TOAST Magazine

Meet the New Makers | Emerging Craft

ARTS & CULTURE

New Makers is a programme designed to support and mentor craftspeople at the beginning of their creative journey.

This is our second year running, and we are delighted to introduce our five makers for 2020. They are Ambrose Vevers, Polly Yates, John Hollington, Viv Lee and duo Pop & Jez. Over the course of the year, all of our new makers will be offered business and marketing advice, and given a platform from which to sell their pieces, with full profits being returned to them. 

Our New Makers have been chosen for their honouring of form and material – from iron rich glazes, to scorched walnut wood and rusted steel. Though each maker has a varied approach and discipline, all are joined by their appreciation of thoughtfulness and simplicity, reflecting the philosophy of TOAST. 

The collection this year is both sculptural and distinctive and embodies the originality of the makers. Below, we introduce each maker and their work.

Ambrose Vevers 

Ambrose Vevers creates practical yet contemporary pieces for the kitchen using hand carpentry skills and traditional furniture making techniques, such as steam bending and spokeshaving. His workshop is tucked away on a peaceful apple orchard in Ashburton, Devon.

Ambrose works into each piece patiently by hand, and scorches the surfaces of his pieces using the Japanese Shou Sugi Ban technique, making them waterproof in the process. He predominantly uses ash, cherry, oak and walnut, and sources his timber locally from nearby woodlands. More often than not, it is felled and coppiced from the same very land he lives and works on.

A solar-powered, timber-framed barn is used by Ambrose for large scale projects and for teaching furniture making workshops. The solar panels help to power his machinery, whilst proposing limits to the methods he can use. It is these limitations that characterise each piece with a modest and rich quality, unique to the handmade.

Polly Yates

It was a spontaneous move to Japan, and later Chicago, that gave ceramicist Polly Yates a certain curiosity towards clay. After graduating with a Masters in Fine Art from Central Saint Martins, Polly ventured to Tokyo and the rural pottery village of Mashiko. She spent her time sat at the potter’s wheel learning to throw, and the classes that later followed in Chicago taught her the expressive nature of hand-building with clay, which is now her perfected technique.

Polly combines coiling and pinching to build curvaceous vessels, joining together the different shapes piece by piece to create a whole. The surfaces are textured with fingertip traces, and each form has a soft asymmetry, unique to hand-building.

John Hollington

It is a perfect balance of nature and art that inform the works of York-based designer John Hollington. His sculptural nest boxes for the garden are driven by a wealth of material knowledge that he learned from his previous career working in Consulting Engineering, whilst referencing Modernist art and architecture.

Each piece by John is designed to last and is guided by his deep-rooted understanding of longevity, carefully charring the wood through the Japanese Shou Sugi Ban technique. Using traditional sculpture materials such as oak and steel, the finished nest boxes are refined and minimalist in feel.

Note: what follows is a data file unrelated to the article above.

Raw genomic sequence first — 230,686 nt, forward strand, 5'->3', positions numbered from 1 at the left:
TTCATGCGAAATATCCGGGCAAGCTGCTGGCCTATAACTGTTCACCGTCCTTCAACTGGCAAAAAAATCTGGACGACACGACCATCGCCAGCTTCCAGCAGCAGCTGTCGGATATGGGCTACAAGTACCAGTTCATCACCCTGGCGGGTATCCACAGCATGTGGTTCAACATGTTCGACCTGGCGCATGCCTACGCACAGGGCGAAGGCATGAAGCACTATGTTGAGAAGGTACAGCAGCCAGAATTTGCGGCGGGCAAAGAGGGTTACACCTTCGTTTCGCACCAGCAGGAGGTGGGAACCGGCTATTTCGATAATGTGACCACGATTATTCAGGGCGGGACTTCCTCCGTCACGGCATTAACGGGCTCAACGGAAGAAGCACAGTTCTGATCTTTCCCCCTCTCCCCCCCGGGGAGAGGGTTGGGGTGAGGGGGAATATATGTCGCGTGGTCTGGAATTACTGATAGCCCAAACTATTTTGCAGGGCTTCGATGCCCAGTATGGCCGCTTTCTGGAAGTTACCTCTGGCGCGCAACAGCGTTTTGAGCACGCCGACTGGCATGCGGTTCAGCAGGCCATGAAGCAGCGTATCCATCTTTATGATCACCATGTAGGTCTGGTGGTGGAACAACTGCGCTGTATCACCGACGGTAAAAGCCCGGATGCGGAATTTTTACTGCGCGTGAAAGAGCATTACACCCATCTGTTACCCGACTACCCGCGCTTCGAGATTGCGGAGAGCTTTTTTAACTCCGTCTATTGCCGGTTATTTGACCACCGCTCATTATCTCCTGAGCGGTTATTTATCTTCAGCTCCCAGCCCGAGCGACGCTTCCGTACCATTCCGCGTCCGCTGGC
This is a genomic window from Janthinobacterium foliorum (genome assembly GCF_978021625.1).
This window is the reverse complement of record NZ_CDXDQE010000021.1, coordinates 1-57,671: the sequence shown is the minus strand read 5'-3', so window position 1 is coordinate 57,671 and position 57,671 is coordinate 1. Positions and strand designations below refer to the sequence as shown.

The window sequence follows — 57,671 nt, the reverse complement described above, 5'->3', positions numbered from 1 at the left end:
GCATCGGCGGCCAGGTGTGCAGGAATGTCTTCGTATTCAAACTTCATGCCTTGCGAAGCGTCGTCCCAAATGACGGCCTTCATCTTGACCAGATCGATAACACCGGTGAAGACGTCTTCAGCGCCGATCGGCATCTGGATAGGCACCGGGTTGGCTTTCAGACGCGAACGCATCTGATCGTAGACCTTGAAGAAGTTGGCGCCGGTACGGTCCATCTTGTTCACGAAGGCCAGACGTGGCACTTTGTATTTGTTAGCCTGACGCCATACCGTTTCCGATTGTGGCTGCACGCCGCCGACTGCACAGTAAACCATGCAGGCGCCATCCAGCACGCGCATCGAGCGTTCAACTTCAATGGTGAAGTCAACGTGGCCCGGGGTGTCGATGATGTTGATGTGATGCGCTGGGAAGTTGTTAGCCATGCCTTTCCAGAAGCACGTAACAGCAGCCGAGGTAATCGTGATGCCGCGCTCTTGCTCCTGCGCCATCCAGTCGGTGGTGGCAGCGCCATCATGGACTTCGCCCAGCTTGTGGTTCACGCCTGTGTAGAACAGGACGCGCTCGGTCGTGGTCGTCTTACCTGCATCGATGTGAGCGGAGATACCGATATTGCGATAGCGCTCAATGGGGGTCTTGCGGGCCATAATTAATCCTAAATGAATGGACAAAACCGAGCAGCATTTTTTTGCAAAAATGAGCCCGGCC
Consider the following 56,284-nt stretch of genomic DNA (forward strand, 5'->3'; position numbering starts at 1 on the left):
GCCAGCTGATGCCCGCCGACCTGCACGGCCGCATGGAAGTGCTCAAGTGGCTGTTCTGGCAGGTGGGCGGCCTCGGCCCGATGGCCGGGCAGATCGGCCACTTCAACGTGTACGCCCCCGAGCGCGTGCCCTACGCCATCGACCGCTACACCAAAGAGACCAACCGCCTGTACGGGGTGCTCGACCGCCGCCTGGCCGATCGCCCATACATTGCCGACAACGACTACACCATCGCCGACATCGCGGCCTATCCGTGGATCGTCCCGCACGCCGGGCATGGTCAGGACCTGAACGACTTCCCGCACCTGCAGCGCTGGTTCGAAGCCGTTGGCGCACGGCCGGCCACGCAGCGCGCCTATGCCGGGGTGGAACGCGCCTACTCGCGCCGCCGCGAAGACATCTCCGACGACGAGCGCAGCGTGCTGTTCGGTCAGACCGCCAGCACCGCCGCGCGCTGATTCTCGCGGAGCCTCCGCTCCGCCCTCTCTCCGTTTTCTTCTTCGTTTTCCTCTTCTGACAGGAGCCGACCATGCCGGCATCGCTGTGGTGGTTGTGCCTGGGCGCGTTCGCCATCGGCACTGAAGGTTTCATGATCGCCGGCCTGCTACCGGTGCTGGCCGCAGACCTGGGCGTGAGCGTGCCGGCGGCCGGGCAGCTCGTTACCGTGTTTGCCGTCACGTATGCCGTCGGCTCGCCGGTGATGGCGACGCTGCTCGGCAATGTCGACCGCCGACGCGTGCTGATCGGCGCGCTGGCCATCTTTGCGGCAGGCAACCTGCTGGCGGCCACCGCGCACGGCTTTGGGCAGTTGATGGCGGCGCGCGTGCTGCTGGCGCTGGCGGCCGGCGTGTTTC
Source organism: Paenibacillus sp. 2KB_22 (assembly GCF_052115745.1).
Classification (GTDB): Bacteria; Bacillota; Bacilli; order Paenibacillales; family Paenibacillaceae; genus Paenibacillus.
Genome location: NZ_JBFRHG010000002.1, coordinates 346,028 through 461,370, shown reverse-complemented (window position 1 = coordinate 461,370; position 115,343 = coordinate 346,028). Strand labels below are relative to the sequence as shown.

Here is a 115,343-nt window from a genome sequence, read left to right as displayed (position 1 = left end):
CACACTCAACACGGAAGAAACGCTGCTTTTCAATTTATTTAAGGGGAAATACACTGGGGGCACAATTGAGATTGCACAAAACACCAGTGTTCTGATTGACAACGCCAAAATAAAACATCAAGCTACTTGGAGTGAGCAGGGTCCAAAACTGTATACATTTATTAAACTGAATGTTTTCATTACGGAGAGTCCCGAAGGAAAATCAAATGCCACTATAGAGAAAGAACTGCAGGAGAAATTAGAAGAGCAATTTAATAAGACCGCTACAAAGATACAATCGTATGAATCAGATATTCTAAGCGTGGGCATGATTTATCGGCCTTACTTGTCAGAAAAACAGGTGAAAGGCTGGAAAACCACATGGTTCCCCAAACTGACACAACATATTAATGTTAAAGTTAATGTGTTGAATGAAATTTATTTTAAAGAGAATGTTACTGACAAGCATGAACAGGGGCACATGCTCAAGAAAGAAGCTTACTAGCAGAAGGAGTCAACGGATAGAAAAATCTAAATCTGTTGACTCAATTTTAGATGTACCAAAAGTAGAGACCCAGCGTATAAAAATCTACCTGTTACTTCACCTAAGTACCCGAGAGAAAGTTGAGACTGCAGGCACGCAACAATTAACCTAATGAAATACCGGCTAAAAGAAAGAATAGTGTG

An original nest box sits on the gables of John’s own home in York, providing a comfortable place for blue tits to nestle in each spring. The boxes create a beautiful and subtle contrast to the natural surrounding they sit in, and the geometric habitats attract anything from wrens and goldcrests to little house sparrows.

Viv Lee

Glasgow-based ceramicist Viv Lee creates smooth-edged vessels that subtly reference the human body. 

Viv first chanced upon hand-building during her degree in Fine Art Sculpture at Glasgow School of Art. She became instantly drawn to the process, finding working with clay both meditative and grounding. But it is no coincidence that Viv has ended up working with her hands: a ten-year career in floristry prior to ceramics, combined with a short spell of aromatherapy set Viv up with the perfect collection of skills for sculpting with natural materials.

Now based in a former cigarette factory in the east end of Glasgow, Viv's figurative vessels are subtly textured, and glazed in a palette of off-whites and earthy tones. Perfectly in line with the Wabi-Sabi philosophy, pits, pinholes and unexpected glaze irregularities are all equally embraced by Viv.

Popalini & Jezando

Wild seas and clay-laden fields surround the studio of potters Popalini & Jezando. Nestled away in the rural parish of Welcombe in North Devon, the duo create collaboratively designed, wheel-thrown pots from their agricultural shed-turned-studio.

Pop & Jez use as many local materials as they can to create their distinctive tea pots and tea bowls. They collect their stoneware clay from an independent clay-pit in West Cornwall, and once bisque fired, the pots are dipped in an iron-rich glaze that is reminiscent of cast iron. Sometimes, portions of each pot are left bare to reveal the natural qualities of the clay.

The finished wares of Pop & Jez carefully reference the understated forms of Japanese tea-ware, and the cast iron kettles that traditionally hang above open fires in Japanese homes. And intrinsically, they pay gentle homage to the traditional pottery of North Devon too.

Words by Daisy Gray.

Explore the New Makers collection.

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